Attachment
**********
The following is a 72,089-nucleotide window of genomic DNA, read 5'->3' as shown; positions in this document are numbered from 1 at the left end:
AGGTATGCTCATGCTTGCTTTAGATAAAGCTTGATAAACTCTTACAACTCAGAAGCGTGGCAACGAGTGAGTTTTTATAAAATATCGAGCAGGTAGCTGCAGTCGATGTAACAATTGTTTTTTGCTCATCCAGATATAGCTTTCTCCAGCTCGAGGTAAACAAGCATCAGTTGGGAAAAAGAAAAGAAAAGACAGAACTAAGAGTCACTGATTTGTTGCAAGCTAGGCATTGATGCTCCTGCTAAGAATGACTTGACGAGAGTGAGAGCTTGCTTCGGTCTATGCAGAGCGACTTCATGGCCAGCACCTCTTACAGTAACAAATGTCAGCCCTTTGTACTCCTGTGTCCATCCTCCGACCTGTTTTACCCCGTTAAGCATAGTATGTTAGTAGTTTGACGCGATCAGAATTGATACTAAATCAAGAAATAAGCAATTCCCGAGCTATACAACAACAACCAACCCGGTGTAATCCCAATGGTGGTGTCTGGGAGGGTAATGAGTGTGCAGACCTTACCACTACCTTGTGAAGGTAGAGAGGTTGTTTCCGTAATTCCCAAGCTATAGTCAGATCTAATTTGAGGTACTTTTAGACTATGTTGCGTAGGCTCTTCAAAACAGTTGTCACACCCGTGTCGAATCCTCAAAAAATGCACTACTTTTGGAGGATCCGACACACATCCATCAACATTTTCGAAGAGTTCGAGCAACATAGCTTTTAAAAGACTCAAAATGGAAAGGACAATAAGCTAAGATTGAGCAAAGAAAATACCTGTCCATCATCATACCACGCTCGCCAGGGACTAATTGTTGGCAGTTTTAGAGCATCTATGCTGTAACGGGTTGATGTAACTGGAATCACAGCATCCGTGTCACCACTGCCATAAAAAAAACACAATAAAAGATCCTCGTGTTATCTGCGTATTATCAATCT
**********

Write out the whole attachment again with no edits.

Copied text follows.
The following is a 72,089-nucleotide window of genomic DNA, read 5'->3' as shown; positions in this document are numbered from 1 at the left end:
AGGTATGCTCATGCTTGCTTTAGATAAAGCTTGATAAACTCTTACAACTCAGAAGCGTGGCAACGAGTGAGTTTTTATAAAATATCGAGCAGGTAGCTGCAGTCGATGTAACAATTGTTTTTTGCTCATCCAGATATAGCTTTCTCCAGCTCGAGGTAAACAAGCATCAGTTGGGAAAAAGAAAAGAAAAGACAGAACTAAGAGTCACTGATTTGTTGCAAGCTAGGCATTGATGCTCCTGCTAAGAATGACTTGACGAGAGTGAGAGCTTGCTTCGGTCTATGCAGAGCGACTTCATGGCCAGCACCTCTTACAGTAACAAATGTCAGCCCTTTGTACTCCTGTGTCCATCCTCCGACCTGTTTTACCCCGTTAAGCATAGTATGTTAGTAGTTTGACGCGATCAGAATTGATACTAAATCAAGAAATAAGCAATTCCCGAGCTATACAACAACAACCAACCCGGTGTAATCCCAATGGTGGTGTCTGGGAGGGTAATGAGTGTGCAGACCTTACCACTACCTTGTGAAGGTAGAGAGGTTGTTTCCGTAATTCCCAAGCTATAGTCAGATCTAATTTGAGGTACTTTTAGACTATGTTGCGTAGGCTCTTCAAAACAGTTGTCACACCCGTGTCGAATCCTCAAAAAATGCACTACTTTTGGAGGATCCGACACACATCCATCAACATTTTCGAAGAGTTCGAGCAACATAGCTTTTAAAAGACTCAAAATGGAAAGGACAATAAGCTAAGATTGAGCAAAGAAAATACCTGTCCATCATCATACCACGCTCGCCAGGGACTAATTGTTGGCAGTTTTAGAGCATCTATGCTGTAACGGGTTGATGTAACTGGAATCACAGCATCCGTGTCACCACTGCCATAAAAAAAACACAATAAAAGATCCTCGTGTTATCTGCGTATTATCAATCT